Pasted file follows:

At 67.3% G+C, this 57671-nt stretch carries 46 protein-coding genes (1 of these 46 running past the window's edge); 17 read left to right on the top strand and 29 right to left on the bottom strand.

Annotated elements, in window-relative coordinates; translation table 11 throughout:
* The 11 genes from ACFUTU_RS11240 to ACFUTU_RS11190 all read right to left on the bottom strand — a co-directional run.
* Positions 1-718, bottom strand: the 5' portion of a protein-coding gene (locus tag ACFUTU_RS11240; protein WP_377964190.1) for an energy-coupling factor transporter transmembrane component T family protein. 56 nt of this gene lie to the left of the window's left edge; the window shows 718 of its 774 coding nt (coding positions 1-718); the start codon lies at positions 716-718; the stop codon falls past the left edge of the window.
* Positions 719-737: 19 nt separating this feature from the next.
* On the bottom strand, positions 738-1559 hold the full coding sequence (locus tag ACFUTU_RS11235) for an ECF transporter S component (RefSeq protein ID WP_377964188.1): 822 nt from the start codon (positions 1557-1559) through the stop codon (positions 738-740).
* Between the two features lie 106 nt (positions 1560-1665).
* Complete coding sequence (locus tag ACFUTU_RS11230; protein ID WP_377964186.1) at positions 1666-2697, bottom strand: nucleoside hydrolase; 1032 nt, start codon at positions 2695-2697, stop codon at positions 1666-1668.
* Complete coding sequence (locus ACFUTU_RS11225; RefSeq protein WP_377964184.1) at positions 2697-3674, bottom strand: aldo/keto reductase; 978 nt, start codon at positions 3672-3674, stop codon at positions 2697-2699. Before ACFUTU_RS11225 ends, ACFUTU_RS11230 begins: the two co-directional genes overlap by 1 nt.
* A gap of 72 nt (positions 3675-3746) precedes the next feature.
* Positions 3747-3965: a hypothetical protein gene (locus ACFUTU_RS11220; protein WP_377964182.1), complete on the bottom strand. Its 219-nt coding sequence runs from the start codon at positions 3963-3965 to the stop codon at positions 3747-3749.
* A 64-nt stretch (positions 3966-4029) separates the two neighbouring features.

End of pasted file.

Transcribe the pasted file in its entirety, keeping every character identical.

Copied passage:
At 67.3% G+C, this 57671-nt stretch carries 46 protein-coding genes (1 of these 46 running past the window's edge); 17 read left to right on the top strand and 29 right to left on the bottom strand.

Annotated elements, in window-relative coordinates; translation table 11 throughout:
* The 11 genes from ACFUTU_RS11240 to ACFUTU_RS11190 all read right to left on the bottom strand — a co-directional run.
* Positions 1-718, bottom strand: the 5' portion of a protein-coding gene (locus tag ACFUTU_RS11240; protein WP_377964190.1) for an energy-coupling factor transporter transmembrane component T family protein. 56 nt of this gene lie to the left of the window's left edge; the window shows 718 of its 774 coding nt (coding positions 1-718); the start codon lies at positions 716-718; the stop codon falls past the left edge of the window.
* Positions 719-737: 19 nt separating this feature from the next.
* On the bottom strand, positions 738-1559 hold the full coding sequence (locus tag ACFUTU_RS11235) for an ECF transporter S component (RefSeq protein ID WP_377964188.1): 822 nt from the start codon (positions 1557-1559) through the stop codon (positions 738-740).
* Between the two features lie 106 nt (positions 1560-1665).
* Complete coding sequence (locus tag ACFUTU_RS11230; protein ID WP_377964186.1) at positions 1666-2697, bottom strand: nucleoside hydrolase; 1032 nt, start codon at positions 2695-2697, stop codon at positions 1666-1668.
* Complete coding sequence (locus ACFUTU_RS11225; RefSeq protein WP_377964184.1) at positions 2697-3674, bottom strand: aldo/keto reductase; 978 nt, start codon at positions 3672-3674, stop codon at positions 2697-2699. Before ACFUTU_RS11225 ends, ACFUTU_RS11230 begins: the two co-directional genes overlap by 1 nt.
* A gap of 72 nt (positions 3675-3746) precedes the next feature.
* Positions 3747-3965: a hypothetical protein gene (locus ACFUTU_RS11220; protein WP_377964182.1), complete on the bottom strand. Its 219-nt coding sequence runs from the start codon at positions 3963-3965 to the stop codon at positions 3747-3749.
* A 64-nt stretch (positions 3966-4029) separates the two neighbouring features.